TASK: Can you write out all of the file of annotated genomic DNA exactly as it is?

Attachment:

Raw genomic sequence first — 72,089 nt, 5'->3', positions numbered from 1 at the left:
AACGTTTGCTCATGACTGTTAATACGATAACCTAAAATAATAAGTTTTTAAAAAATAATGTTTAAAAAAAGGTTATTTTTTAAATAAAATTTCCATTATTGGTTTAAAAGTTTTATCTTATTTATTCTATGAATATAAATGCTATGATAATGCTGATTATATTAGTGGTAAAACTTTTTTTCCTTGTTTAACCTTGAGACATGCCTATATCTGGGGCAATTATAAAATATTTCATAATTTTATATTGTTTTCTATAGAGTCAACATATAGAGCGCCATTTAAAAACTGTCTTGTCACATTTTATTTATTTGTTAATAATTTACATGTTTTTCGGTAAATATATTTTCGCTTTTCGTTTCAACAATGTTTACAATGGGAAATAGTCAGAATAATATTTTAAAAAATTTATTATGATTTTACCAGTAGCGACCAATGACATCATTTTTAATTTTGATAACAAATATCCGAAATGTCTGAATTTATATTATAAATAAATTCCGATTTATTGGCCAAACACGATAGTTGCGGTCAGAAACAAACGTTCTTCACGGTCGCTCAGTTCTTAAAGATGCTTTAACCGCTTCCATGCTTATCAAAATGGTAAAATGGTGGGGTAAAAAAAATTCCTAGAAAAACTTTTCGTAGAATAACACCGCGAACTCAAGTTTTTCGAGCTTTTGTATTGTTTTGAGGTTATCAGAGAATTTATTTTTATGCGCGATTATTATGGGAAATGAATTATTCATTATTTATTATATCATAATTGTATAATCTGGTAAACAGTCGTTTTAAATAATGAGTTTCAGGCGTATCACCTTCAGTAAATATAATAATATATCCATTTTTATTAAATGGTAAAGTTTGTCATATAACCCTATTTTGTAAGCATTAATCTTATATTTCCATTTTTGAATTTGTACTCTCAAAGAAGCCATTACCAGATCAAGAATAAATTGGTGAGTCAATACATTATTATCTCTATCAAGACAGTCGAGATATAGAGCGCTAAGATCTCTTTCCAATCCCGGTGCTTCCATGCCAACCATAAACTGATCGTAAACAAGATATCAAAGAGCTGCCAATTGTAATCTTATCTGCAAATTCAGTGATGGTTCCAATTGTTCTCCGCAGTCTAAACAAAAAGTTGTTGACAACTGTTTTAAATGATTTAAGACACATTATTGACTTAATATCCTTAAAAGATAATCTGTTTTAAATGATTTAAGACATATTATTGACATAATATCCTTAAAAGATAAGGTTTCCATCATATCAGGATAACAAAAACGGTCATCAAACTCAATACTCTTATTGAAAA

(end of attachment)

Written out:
Raw genomic sequence first — 72,089 nt, 5'->3', positions numbered from 1 at the left:
AACGTTTGCTCATGACTGTTAATACGATAACCTAAAATAATAAGTTTTTAAAAAATAATGTTTAAAAAAAGGTTATTTTTTAAATAAAATTTCCATTATTGGTTTAAAAGTTTTATCTTATTTATTCTATGAATATAAATGCTATGATAATGCTGATTATATTAGTGGTAAAACTTTTTTTCCTTGTTTAACCTTGAGACATGCCTATATCTGGGGCAATTATAAAATATTTCATAATTTTATATTGTTTTCTATAGAGTCAACATATAGAGCGCCATTTAAAAACTGTCTTGTCACATTTTATTTATTTGTTAATAATTTACATGTTTTTCGGTAAATATATTTTCGCTTTTCGTTTCAACAATGTTTACAATGGGAAATAGTCAGAATAATATTTTAAAAAATTTATTATGATTTTACCAGTAGCGACCAATGACATCATTTTTAATTTTGATAACAAATATCCGAAATGTCTGAATTTATATTATAAATAAATTCCGATTTATTGGCCAAACACGATAGTTGCGGTCAGAAACAAACGTTCTTCACGGTCGCTCAGTTCTTAAAGATGCTTTAACCGCTTCCATGCTTATCAAAATGGTAAAATGGTGGGGTAAAAAAAATTCCTAGAAAAACTTTTCGTAGAATAACACCGCGAACTCAAGTTTTTCGAGCTTTTGTATTGTTTTGAGGTTATCAGAGAATTTATTTTTATGCGCGATTATTATGGGAAATGAATTATTCATTATTTATTATATCATAATTGTATAATCTGGTAAACAGTCGTTTTAAATAATGAGTTTCAGGCGTATCACCTTCAGTAAATATAATAATATATCCATTTTTATTAAATGGTAAAGTTTGTCATATAACCCTATTTTGTAAGCATTAATCTTATATTTCCATTTTTGAATTTGTACTCTCAAAGAAGCCATTACCAGATCAAGAATAAATTGGTGAGTCAATACATTATTATCTCTATCAAGACAGTCGAGATATAGAGCGCTAAGATCTCTTTCCAATCCCGGTGCTTCCATGCCAACCATAAACTGATCGTAAACAAGATATCAAAGAGCTGCCAATTGTAATCTTATCTGCAAATTCAGTGATGGTTCCAATTGTTCTCCGCAGTCTAAACAAAAAGTTGTTGACAACTGTTTTAAATGATTTAAGACACATTATTGACTTAATATCCTTAAAAGATAATCTGTTTTAAATGATTTAAGACATATTATTGACATAATATCCTTAAAAGATAAGGTTTCCATCATATCAGGATAACAAAAACGGTCATCAAACTCAATACTCTTATTGAAAA